The November 28 penumbral lunar eclipse is the 11th member of Saros 145, a series of 71 eclipses in the following sequence: 18 penumbral, 10 partial, 15 total, 20 partial, and 8 penumbral lunar eclipses (Espenak and Meeus, 2009). Complete details for the series can be found at:
Eclipse Altitudes and Azimuths
The altitude a and azimuth A of the Sun or Moon during an eclipse depend on the time and the observer's geographic coordinates. They are calculated as follows:
h = 15 (GST + UT - α ) + λ a = arcsin [sin δ sin φ + cos δ cos h cos φ] A = arctan [-(cos δ sin h)/(sin δ cos φ - cos δ cos h sin φ)] where h = hour angle of Sun or Moon a = altitude A = azimuth GST = Greenwich Sidereal Time at 0:00 UT UT = Universal Time α = right ascension of Sun or Moon δ = declination of Sun or Moon λ = observer's longitude (east +, west -) φ = observer's latitude (north +, south -)
During the eclipses of 2012, the values for GST and the geocentric Right Ascension and Declination of the Sun or the Moon (at greatest eclipse) are as follows:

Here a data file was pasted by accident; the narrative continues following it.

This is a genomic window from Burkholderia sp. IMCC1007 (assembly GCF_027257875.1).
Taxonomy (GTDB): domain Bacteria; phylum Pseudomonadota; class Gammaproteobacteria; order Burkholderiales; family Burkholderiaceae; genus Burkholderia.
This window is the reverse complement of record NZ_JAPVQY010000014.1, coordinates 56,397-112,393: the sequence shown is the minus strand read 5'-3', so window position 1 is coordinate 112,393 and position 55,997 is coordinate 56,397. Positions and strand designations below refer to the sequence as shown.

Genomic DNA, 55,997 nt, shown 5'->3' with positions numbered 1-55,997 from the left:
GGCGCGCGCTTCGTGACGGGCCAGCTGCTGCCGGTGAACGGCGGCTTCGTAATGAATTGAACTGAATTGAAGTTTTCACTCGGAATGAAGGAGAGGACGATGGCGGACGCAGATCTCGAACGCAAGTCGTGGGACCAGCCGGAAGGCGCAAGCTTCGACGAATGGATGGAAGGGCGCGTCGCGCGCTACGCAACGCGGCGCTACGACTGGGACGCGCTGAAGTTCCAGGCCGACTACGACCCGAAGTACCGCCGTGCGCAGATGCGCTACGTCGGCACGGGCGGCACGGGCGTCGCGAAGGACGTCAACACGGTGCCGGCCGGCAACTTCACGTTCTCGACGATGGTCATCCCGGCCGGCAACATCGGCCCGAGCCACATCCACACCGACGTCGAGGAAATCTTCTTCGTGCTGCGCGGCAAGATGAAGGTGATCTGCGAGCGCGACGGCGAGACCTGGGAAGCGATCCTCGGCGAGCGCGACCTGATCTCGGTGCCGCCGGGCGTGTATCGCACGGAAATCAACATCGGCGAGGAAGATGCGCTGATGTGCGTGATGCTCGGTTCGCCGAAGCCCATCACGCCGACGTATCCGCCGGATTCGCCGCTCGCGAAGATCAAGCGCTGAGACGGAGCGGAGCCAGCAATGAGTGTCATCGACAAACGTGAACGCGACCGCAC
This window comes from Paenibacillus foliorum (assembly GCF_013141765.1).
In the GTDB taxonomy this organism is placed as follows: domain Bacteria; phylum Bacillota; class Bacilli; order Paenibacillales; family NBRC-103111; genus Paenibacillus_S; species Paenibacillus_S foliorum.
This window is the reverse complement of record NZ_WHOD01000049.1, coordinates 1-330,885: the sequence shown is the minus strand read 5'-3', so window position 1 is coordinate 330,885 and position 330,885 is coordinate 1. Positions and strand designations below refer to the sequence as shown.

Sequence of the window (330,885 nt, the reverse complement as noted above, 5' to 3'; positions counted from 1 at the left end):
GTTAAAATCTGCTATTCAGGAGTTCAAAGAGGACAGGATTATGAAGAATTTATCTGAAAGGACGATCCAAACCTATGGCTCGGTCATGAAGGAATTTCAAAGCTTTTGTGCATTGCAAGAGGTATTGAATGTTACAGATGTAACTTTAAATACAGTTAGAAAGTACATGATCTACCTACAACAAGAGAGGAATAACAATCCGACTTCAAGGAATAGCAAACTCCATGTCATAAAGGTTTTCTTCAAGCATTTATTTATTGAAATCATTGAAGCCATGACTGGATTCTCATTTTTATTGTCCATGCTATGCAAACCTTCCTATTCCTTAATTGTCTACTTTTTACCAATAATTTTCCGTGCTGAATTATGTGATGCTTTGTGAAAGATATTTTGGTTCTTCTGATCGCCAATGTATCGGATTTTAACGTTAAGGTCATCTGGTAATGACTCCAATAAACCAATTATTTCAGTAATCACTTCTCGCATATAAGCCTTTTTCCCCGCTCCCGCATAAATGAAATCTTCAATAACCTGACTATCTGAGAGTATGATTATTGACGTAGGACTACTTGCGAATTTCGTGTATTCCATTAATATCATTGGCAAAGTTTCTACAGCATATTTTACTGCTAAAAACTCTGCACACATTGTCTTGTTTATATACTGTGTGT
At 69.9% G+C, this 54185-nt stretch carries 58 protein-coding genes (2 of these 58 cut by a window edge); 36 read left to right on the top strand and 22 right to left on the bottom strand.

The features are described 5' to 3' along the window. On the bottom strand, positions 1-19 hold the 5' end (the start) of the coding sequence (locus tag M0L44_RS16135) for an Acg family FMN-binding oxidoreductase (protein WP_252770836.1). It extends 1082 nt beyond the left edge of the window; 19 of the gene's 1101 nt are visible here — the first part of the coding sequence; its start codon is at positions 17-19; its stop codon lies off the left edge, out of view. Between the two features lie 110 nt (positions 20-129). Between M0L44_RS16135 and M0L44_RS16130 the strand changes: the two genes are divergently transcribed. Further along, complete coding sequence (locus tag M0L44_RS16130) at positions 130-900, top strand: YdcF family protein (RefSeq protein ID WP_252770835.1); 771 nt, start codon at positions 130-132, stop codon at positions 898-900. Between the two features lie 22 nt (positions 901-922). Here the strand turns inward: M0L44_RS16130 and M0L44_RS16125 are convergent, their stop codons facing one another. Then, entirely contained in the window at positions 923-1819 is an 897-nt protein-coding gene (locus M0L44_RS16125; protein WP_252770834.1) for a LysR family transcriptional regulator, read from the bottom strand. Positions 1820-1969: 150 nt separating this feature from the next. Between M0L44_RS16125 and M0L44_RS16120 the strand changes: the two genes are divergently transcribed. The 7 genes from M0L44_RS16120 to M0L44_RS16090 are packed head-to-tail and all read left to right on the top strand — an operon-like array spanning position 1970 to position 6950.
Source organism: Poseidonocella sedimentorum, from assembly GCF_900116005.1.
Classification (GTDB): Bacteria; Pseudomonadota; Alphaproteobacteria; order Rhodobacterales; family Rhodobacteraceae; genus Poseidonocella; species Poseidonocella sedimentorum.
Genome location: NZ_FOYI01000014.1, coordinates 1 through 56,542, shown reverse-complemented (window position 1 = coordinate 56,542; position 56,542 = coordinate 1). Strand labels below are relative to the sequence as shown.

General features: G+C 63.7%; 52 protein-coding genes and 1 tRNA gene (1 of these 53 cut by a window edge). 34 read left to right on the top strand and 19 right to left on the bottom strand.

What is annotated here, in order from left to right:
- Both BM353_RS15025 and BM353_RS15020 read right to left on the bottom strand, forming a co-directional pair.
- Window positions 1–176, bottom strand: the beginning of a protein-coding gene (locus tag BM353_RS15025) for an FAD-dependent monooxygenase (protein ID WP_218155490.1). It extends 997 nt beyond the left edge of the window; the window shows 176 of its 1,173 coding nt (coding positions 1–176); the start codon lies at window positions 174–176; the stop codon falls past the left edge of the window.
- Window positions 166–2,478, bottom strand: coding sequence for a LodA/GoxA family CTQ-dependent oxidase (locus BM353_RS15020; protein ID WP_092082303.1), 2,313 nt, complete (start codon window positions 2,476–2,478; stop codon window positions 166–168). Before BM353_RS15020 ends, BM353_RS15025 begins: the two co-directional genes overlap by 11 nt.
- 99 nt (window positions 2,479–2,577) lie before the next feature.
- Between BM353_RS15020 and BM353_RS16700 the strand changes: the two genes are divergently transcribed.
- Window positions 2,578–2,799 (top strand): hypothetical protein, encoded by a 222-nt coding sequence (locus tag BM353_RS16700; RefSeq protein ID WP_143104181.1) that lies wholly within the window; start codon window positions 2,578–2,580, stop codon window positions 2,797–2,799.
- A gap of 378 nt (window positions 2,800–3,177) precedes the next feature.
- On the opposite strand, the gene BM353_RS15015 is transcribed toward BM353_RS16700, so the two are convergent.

Eclipse Date GST α δ Annular Solar 2012 May 20 15.935 3.879 20.221 Partial Lunar 2012 Jun 04 16.886 16.860 -21.666 Total Solar 2012 Nov 13 3.561 15.302 -18.251 Penumbral Lunar 2012 Nov 28 4.526 4.334 20.462
Eclipses During 2013
During the year 2013, two solar and three lunar eclipses occur as follows:
- 2013 Apr 25: Partial Lunar Eclipse
- 2013 May 10: Annular Solar Eclipse
- 2013 May 25: Penumbral Lunar Eclipse
- 2013 Oct 18: Penumbral Lunar Eclipse
- 2013 Nov 03: Hybrid Solar Eclipse
A full report on eclipses during 2013 will be published in Observer's Handbook 2013.
Eclipse Web Sites